Bronfman is just one example of the niche wellness-minded subset seduced by Béla Nektar’s tallow balm — the demographic feels very specific to an Erewhon shopper with money. Bradley gave an early jar (made of a weighty glass called Miron that promises to filter out the light sources that lead to product degradation) to her friend Adria Petty (“you know, Tom Petty's daughter,” she clarifies). Bradley says that Petty then introduced her to a “holistic” Santa Monica facialist, Kim Hoffman Davis, who Bradley says “works with the upper echelon of Hollywood.” Hoffman Davis loved the Béla Nektar products and began using the line in her facials, recommending it to her clients. Following a treatment with Hoffman Davis, Bronfman flew back to her home in New York City with a jar of the Cerate of Immortelle Ancestral Recuperative Balm and began using it and posting about it, extolling the benefits of tallow to her followers. (There are a million, myself included.)
I asked Bronfman about the reception amongst her followers. Was there confusion or backlash about the use of an animal byproduct? “My followers, for the most part, were excited to hear about tallow and a lot of them were actually already familiar with tallow as an ingredient,” Bronfman says. “For the vegan followers, I mean, you can’t please everyone, and I have always been very transparent with my own approach to skincare and wellness.”
Charlotte Palermino, an esthetician and founder of Dieux Skin, posted a reel back in April addressing her followers’ — some of whom I’d imagine saw Bronfman’s TikTok — questions around “beef fat” in skincare. For her part, Palermino doesn’t demonize tallow; she's not using it herself, but understands why people do. She compared tallow to rubbing Crisco (a shortening that gets its viscous texture from partially hydrogenated vegetable oil) on your face, which her mother did as a child — because that was a standard way to moisturize the skin well before skincare became the multi-billion dollar industry it is today.
The history of tallow in skincare
If you go back in history, animal-derived fats have been used in beauty for thousands of years, mainly in soaps and salves. Research shows that the earliest emollients in human history were sourced from animal fats and vegetable oils. For example, a Chinese archaeological report shows animal fat present in what appears to be a face cream that is an estimated 2,700 years old. In modern agriculture, we’ve found alternatives to tallow, like palm oil (also a key ingredient in Crisco). While cheaper to scale and manufacture, palm oil has been linked to deforestation and comes with its own set of controversies.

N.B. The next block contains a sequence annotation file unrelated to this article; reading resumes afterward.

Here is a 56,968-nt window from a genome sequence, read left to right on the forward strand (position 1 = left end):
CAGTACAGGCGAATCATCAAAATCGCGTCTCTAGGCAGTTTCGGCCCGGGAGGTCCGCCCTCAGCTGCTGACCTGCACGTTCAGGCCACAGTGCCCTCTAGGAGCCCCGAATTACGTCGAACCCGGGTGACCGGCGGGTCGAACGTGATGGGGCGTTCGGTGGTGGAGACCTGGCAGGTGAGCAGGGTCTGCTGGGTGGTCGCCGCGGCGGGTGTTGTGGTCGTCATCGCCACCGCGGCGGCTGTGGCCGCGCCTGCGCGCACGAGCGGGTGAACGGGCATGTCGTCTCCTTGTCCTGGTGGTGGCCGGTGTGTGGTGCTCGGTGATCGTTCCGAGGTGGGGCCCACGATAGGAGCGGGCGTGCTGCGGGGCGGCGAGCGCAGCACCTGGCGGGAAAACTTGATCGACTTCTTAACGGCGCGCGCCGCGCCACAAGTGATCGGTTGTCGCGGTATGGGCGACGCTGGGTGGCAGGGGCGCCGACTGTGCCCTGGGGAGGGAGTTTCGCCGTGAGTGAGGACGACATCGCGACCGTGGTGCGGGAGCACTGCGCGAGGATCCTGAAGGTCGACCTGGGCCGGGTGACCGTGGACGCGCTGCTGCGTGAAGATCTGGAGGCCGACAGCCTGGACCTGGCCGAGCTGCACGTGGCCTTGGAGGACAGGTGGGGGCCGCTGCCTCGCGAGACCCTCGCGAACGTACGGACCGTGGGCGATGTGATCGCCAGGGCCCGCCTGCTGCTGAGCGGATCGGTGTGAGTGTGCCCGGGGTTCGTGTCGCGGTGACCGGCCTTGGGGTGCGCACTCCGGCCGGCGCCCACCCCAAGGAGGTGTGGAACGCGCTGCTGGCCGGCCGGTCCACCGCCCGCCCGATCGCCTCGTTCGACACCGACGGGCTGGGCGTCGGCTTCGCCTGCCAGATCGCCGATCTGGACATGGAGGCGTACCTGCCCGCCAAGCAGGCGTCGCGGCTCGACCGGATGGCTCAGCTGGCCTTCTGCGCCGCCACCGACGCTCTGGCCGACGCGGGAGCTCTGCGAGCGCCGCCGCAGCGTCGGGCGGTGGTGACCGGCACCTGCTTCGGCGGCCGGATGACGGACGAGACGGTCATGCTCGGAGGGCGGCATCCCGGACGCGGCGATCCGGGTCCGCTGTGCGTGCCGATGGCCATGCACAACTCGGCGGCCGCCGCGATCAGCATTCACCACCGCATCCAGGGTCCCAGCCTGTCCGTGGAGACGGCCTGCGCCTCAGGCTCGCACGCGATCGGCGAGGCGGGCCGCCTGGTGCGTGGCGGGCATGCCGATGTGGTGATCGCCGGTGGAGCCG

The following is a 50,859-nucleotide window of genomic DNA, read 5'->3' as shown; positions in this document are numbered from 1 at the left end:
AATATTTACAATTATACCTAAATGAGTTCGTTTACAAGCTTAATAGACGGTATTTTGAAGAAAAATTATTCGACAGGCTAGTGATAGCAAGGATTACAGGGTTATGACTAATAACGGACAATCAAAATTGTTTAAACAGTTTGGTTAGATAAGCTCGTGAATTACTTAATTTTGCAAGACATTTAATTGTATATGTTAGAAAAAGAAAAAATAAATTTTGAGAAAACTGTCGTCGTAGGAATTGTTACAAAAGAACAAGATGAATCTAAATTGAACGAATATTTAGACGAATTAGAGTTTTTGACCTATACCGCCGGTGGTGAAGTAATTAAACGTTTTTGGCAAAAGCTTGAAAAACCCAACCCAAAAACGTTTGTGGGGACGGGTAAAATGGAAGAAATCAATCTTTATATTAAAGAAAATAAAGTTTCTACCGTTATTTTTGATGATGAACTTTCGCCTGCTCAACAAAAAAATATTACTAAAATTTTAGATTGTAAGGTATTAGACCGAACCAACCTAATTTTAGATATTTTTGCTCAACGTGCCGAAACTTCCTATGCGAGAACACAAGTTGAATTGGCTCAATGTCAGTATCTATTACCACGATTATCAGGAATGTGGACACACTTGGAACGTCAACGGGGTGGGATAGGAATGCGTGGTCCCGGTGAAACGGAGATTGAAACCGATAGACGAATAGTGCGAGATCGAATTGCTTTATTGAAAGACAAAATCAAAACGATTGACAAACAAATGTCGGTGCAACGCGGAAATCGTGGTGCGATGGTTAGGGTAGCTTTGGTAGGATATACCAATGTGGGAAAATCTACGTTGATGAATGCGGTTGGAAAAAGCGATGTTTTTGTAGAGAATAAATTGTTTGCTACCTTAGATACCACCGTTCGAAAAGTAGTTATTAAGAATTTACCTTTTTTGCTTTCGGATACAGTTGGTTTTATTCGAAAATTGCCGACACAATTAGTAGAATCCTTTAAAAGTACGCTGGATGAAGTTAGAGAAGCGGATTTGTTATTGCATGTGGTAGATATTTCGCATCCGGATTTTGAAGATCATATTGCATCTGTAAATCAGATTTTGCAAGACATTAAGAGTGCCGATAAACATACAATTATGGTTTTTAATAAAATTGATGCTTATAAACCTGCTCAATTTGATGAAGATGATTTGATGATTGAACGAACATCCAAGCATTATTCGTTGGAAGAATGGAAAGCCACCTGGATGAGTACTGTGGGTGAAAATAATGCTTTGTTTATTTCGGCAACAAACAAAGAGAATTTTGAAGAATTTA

During her formulation process, Bradley tried vegetable oils in lieu of using tallow, but none of them created the texture she wanted. “Coconut butter is going to get mealy in your cabinet and I was not down with that,” she says. “I tried shea butter and avocado oil, but I was getting temperature shifts. I wanted it to be smooth, so I shifted it to a tallow.”
Of course, this involved sourcing animal fat from a reputable, responsible source. Disclaimer: I eat meat as a part of my diet, so I don’t subscribe to a vegan lifestyle, but I’m of course concerned about the treatment of animals. Bradley tells me that she upcycles the tallow in Béla Nektar products from “a small, regenerative farm where [the animals are] grass-fed and grass-finished,” meaning they’re not eating corn or anything containing antibiotics. The tallow, she says, is a byproduct of the farm that would otherwise go to waste.
What are the skincare benefits of tallow?
I mention Bradley’s “mammalian lipid recognizing mammalian lipid” theory to my favorite no-B.S. dermatologist, Shereene Idriss, MD, and she rolls her eyes. Though she says tallow does have an impressive fatty-acid profile, it can be replicated using ingredients derived from plants or developed in a lab. “Tallow has a combination of fatty acids: oleic acid, palmitic acid, and stearic acid,” she offers. All of these forms of fatty acids are helpful in supporting the skin’s barrier (which we’ll get to). “Are you going to find all of those ingredients from a single plant source? Probably not,” explains Dr. Idriss, “but you can combine those [fatty acids] to get a similar effect.” What she’s getting at is that you can absolutely achieve similar results through fully vegan skincare.
As a dermatologist with her own Leaping Bunny-certified brand of skincare products, Dr. Idriss doesn’t use or endorse tallow, or any animal byproduct for that matter. “My issue is that I don't know how ethically sourced it is,” she explains. Moreover, she notes that a lot of the skincare products we use today originally used animal sources, but now we have effective alternatives. For example, stearic acid can be derived from animal fat — or it can be derived from plants, Dr. Idriss explains. “There's also squalane, which was historically derived from shark liver, but now you can make it in a lab or it can even be derived from plants.”